In pulling off a successful service recovery (the times when a customer contacts you to complain about your service or product, or needs your help in addressing a service-related breakdown) one factor that underlies your ultimate success or failure is the language at you use. For this reason, service-recovery language needs to be chosen intentionally in your business, ideally codified and immortalized in a “language lexicon” that all can refer to.
The language of calming, apology, and probing
You’ll never successfully calm an upset customer without the right words and phrasing. ‘‘I’m sorry, I apologize’’ are the words, delivered sincerely, that your customer wants to hear. Phrases like ‘‘It’s our policy’’ and any synonyms for ‘‘You’re wrong’’ must be banished. (If, in fact, the customer is wrong and there is a bona fide – e.g., safety-related or legally required – reason to point this out, you need words that express this obliquely, such as ‘‘Our records seem to indicate…’’ and ‘‘Perhaps… ’’ so that she can realize her error but also save face.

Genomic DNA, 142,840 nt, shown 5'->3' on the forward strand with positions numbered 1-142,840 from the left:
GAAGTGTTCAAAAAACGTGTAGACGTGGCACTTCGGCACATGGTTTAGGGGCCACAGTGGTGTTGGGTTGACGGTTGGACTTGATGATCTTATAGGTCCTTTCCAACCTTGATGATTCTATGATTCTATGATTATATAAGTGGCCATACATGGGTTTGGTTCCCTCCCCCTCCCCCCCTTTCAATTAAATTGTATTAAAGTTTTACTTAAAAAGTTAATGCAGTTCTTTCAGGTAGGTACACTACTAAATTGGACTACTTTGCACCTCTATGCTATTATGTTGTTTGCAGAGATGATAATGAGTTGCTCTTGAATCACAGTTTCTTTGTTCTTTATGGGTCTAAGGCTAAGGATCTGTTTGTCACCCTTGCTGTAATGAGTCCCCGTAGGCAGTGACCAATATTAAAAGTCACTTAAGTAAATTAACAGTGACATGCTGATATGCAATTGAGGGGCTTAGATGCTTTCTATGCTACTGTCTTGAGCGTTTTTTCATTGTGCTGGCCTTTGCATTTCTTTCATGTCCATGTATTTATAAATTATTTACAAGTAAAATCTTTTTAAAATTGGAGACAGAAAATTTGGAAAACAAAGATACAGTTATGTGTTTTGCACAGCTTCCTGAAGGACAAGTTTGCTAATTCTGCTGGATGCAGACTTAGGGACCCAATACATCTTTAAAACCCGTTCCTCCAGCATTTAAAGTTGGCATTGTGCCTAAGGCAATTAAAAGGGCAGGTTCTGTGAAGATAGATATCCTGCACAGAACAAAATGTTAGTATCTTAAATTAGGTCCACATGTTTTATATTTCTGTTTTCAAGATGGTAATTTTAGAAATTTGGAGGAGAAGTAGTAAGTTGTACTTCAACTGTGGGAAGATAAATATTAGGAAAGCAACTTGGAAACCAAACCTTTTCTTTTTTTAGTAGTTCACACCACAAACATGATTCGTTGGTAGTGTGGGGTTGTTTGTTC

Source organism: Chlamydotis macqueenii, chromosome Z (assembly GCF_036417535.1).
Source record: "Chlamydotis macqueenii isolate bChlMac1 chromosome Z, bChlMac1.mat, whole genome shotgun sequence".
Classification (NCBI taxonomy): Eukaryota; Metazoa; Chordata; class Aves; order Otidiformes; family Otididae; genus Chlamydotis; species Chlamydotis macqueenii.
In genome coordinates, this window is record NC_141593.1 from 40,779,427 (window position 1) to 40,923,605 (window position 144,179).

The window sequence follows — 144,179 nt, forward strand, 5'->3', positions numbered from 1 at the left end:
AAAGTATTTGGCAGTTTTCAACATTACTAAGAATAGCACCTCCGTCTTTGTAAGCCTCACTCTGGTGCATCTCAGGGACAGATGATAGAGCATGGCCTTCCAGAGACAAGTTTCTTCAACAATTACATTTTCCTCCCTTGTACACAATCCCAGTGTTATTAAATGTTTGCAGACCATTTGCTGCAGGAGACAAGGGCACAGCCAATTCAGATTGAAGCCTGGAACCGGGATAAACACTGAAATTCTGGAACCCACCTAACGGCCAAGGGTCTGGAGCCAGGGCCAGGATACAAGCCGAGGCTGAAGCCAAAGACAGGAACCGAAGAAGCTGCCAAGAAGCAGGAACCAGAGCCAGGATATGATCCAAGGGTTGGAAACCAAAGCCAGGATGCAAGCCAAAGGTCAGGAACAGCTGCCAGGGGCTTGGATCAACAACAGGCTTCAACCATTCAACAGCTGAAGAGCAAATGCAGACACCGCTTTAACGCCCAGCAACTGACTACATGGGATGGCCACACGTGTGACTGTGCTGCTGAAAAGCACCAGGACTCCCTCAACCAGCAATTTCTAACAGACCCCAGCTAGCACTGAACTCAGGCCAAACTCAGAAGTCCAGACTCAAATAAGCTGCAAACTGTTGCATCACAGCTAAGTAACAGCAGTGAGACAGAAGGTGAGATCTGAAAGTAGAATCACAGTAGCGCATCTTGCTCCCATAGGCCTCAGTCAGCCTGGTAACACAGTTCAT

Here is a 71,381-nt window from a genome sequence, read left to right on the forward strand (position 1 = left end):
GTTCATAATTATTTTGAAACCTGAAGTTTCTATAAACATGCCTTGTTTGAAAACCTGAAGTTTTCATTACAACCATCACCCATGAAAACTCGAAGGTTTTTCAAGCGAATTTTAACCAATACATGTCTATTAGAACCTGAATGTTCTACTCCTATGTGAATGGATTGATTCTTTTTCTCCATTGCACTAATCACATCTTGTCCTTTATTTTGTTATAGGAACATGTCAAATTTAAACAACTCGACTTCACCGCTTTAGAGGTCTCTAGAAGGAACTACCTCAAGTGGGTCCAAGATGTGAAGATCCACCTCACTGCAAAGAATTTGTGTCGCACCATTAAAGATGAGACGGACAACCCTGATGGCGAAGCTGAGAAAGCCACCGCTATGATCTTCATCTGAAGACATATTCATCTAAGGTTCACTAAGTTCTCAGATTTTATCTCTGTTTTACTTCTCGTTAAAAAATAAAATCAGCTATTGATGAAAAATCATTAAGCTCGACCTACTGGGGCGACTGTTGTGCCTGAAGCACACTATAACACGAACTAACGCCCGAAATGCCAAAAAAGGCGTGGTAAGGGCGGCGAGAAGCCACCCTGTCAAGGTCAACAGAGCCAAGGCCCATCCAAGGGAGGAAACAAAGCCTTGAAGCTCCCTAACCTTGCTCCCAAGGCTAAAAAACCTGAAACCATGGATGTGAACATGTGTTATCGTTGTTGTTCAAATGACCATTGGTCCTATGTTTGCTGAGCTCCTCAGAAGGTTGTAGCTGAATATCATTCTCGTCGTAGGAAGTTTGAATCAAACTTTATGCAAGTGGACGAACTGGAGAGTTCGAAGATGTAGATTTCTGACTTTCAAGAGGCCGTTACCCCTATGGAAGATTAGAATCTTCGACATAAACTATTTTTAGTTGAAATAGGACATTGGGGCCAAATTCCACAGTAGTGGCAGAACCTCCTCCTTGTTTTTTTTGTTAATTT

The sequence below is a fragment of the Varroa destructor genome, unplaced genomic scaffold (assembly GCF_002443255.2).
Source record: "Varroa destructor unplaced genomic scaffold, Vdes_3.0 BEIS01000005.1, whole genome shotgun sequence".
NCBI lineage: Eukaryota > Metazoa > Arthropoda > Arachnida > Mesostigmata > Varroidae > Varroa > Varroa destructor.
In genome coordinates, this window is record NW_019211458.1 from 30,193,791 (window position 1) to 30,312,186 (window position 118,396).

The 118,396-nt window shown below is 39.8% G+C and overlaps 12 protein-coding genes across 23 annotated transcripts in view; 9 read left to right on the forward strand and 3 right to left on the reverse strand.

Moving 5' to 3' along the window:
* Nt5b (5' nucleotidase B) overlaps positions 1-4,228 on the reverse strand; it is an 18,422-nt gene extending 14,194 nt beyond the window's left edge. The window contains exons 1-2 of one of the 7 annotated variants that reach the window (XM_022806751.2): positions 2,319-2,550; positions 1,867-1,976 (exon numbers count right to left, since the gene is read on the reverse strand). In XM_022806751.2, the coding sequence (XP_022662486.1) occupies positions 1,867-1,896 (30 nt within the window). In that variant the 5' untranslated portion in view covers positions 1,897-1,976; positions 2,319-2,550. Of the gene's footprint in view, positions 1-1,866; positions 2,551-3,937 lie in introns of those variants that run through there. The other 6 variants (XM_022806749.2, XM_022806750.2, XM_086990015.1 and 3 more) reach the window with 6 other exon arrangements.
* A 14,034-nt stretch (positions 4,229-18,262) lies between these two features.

The five words you can never say to a customer: "Did You Plug It In?"
There is a specific moment in service recovery where the language used (and the timing of when you use that language) comes most crucially into play. When a customer is looking to resolve an issue, you are often put in an exploratory position that requires you to ask rudimentary questions like:‘‘Are you sure you, uh, typed in your password correctly?’’
I refer to these as DYPII (‘‘Did You Plug It In?’’) questions. DYPII questions (pronounced “dippy”), no matter how justified, are highly likely to raise customer hackles. If you bring up DYPII questions right away, before you’ve taken the time to sincerely apologize to the customer for a service breakdown—and before your customer has accepted your apology—they’ll almost universally be considered offensive.
But after you’ve apologized, and taken the time to help your customer develop a spirit of collaboration with you, the same questions are generally tolerated well, if you use the correct language.
Every industry has its own, often predictable, set of “DYPII” questions. Plan for them. Find new phrases to use. It makes all the difference.
In fact, the classically infuriating DYPII question, ‘‘Did you plug it in?’’ can be rendered as ‘‘Maybe the wall connection is loose. Can you do me a favor and check where it plugs into the socket?’’